Otolaryngologist Douglas A. Girod, MD, said he’s lucky enough to have had two very successful careers: First, he spent 15 years in the United States Naval Reserve, reaching the rank of Lieutenant Commander and served as vice chairman and research director in the department of otolaryngology at the Naval Hospital Oakland in California; and second, as professor, department chair, senior associate dean, interim executive dean, and executive vice chancellor at the University of Kansas Medical Center. On May 25, 2017, he was announced as the 18th Chancellor, overseeing the university and its roughly 19,000 undergraduates.
Explore this issue:September 2018
We recently spent a few minutes with Chancellor Girod to find out what it’s like to move between careers, how he maintains his clinical practice, and what challenges he sees for otolaryngologists in the future.
ENTtoday: What was your experience in transitioning from the Naval Reserve to a university medical center? Was anything easier or more difficult than you expected?
Dr. Girod: While I was assigned to the U.S. Mercy, the ship was in port and didn’t go out during my tenure. I really was stationed at the naval hospital, which was one of four teaching hospitals in the area. That made my experience much the same there as at KU, as I was at an academic teaching hospital. We received Department of Defense funding for research, and were really able to largely engage in an academic practice.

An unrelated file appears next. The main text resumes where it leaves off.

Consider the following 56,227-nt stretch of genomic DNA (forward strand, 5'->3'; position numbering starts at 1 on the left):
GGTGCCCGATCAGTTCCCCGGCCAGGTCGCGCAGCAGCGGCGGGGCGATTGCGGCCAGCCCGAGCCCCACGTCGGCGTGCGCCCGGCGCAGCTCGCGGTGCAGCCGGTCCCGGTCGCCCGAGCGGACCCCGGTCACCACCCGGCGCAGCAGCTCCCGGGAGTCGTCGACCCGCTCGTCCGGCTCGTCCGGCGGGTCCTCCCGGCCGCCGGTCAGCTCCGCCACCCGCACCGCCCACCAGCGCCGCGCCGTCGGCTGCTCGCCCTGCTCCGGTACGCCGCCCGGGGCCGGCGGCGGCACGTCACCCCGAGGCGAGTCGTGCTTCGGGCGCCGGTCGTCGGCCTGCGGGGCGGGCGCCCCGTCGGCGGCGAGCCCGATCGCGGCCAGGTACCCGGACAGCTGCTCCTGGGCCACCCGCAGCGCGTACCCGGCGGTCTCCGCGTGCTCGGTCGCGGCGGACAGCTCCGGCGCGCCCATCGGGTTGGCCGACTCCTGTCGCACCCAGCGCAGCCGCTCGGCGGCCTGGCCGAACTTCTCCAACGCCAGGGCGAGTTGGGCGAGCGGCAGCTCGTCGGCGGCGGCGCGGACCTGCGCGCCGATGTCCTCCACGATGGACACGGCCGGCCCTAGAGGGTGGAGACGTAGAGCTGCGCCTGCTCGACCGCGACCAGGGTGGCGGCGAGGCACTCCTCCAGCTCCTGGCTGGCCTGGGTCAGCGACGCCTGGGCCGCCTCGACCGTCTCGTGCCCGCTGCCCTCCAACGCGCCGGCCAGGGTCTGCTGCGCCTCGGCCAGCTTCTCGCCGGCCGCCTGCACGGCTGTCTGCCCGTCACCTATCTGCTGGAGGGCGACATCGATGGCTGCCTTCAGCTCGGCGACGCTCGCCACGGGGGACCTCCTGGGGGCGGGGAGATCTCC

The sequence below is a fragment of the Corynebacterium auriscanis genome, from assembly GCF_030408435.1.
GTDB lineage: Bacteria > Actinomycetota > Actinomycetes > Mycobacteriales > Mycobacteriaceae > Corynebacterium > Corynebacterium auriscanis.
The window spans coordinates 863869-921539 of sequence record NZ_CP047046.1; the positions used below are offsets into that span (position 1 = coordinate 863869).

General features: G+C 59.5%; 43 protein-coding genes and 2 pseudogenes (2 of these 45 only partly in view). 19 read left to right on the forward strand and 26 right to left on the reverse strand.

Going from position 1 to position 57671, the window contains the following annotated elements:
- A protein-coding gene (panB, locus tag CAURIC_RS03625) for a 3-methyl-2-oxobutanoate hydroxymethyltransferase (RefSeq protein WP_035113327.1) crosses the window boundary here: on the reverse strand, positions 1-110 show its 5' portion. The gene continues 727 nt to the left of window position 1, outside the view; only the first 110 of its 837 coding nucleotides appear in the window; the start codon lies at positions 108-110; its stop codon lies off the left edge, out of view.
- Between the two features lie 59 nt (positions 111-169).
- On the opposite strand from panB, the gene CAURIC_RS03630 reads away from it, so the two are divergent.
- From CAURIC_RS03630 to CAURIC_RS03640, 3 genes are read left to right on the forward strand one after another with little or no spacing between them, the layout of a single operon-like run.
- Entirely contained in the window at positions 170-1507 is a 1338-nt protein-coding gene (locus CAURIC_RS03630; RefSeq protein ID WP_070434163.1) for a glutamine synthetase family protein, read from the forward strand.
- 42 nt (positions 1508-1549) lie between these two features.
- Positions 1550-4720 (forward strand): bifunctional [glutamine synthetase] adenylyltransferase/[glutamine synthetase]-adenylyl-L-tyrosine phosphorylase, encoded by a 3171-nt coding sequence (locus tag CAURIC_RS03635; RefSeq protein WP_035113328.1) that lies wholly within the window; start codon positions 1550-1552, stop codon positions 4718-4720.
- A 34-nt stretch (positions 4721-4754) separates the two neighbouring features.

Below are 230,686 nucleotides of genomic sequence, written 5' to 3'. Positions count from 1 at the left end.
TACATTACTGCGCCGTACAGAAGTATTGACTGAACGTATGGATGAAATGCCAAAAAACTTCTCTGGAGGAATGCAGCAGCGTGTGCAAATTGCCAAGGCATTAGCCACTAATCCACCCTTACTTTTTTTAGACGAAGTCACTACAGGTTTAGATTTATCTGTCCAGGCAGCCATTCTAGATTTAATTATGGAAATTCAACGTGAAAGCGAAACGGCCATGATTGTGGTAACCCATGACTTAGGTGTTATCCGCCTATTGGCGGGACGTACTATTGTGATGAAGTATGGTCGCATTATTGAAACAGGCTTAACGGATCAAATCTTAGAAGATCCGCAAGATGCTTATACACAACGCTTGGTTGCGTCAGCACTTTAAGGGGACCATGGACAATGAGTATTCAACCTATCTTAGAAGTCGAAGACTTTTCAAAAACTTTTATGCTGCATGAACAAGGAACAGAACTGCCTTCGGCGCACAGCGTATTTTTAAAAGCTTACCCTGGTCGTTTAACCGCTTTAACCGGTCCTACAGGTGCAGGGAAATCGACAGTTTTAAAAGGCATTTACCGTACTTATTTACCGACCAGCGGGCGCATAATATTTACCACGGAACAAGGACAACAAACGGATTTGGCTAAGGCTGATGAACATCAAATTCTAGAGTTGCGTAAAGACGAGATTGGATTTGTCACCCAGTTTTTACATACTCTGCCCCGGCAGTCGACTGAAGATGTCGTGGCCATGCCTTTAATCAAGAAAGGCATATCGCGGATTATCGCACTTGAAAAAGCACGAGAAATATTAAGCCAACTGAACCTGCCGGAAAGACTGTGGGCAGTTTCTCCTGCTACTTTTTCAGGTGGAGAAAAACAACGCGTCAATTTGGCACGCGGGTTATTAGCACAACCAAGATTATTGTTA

One of the things that took me to the University of Kansas was that one of my research collaborators from the University of Washington had moved to Kansas. The opportunity to start a head and neck surgery reconstruction program there was appealing. I went thinking I’d probably be there for just four to five years, but I’m still here after 24 years. I’ve found opportunities that allowed me to grow my career without leaving the university.
Otolaryngologists need to be engaged in the design of our working systems, in our political environment, and in what happens in the future of our practices for the benefit of our patients. You can either complain about problems, or be part of the solution. —Douglas Girod, MD
ENTtoday: What has changed the most in your otolaryngology practice since you’ve become Chancellor?
DG: In 2013 I became the University of Kansas Medical Center’s executive vice chancellor, and that’s when my academic role started to impact my practice. I had to significantly reduce my clinical time. Now, I really only see my established patients; I haven’t seen any new patients in the last year.